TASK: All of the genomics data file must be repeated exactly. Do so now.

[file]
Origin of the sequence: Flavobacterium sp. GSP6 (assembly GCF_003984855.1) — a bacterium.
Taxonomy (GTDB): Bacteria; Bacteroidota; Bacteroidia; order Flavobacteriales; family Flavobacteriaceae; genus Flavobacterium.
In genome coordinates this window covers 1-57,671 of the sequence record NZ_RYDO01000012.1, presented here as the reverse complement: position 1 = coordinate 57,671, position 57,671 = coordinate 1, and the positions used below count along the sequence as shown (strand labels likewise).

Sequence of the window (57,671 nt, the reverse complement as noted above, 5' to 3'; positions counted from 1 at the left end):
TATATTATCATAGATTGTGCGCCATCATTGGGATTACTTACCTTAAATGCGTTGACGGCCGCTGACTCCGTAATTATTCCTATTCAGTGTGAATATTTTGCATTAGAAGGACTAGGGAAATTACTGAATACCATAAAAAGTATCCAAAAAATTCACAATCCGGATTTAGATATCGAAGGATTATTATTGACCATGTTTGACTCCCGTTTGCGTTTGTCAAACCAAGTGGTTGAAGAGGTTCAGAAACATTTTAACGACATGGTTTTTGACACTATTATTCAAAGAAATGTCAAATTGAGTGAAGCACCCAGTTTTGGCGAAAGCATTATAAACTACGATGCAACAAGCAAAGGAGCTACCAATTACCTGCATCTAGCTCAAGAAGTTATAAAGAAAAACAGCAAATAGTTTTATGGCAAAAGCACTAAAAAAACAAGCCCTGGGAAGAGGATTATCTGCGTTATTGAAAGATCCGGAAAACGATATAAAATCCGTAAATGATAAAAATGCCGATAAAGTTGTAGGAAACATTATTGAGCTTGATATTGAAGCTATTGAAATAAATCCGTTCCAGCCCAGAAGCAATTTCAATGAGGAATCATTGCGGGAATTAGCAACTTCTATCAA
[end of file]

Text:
Origin of the sequence: Flavobacterium sp. GSP6 (assembly GCF_003984855.1) — a bacterium.
Taxonomy (GTDB): Bacteria; Bacteroidota; Bacteroidia; order Flavobacteriales; family Flavobacteriaceae; genus Flavobacterium.
In genome coordinates this window covers 1-57,671 of the sequence record NZ_RYDO01000012.1, presented here as the reverse complement: position 1 = coordinate 57,671, position 57,671 = coordinate 1, and the positions used below count along the sequence as shown (strand labels likewise).

Sequence of the window (57,671 nt, the reverse complement as noted above, 5' to 3'; positions counted from 1 at the left end):
TATATTATCATAGATTGTGCGCCATCATTGGGATTACTTACCTTAAATGCGTTGACGGCCGCTGACTCCGTAATTATTCCTATTCAGTGTGAATATTTTGCATTAGAAGGACTAGGGAAATTACTGAATACCATAAAAAGTATCCAAAAAATTCACAATCCGGATTTAGATATCGAAGGATTATTATTGACCATGTTTGACTCCCGTTTGCGTTTGTCAAACCAAGTGGTTGAAGAGGTTCAGAAACATTTTAACGACATGGTTTTTGACACTATTATTCAAAGAAATGTCAAATTGAGTGAAGCACCCAGTTTTGGCGAAAGCATTATAAACTACGATGCAACAAGCAAAGGAGCTACCAATTACCTGCATCTAGCTCAAGAAGTTATAAAGAAAAACAGCAAATAGTTTTATGGCAAAAGCACTAAAAAAACAAGCCCTGGGAAGAGGATTATCTGCGTTATTGAAAGATCCGGAAAACGATATAAAATCCGTAAATGATAAAAATGCCGATAAAGTTGTAGGAAACATTATTGAGCTTGATATTGAAGCTATTGAAATAAATCCGTTCCAGCCCAGAAGCAATTTCAATGAGGAATCATTGCGGGAATTAGCAACTTCTATCAA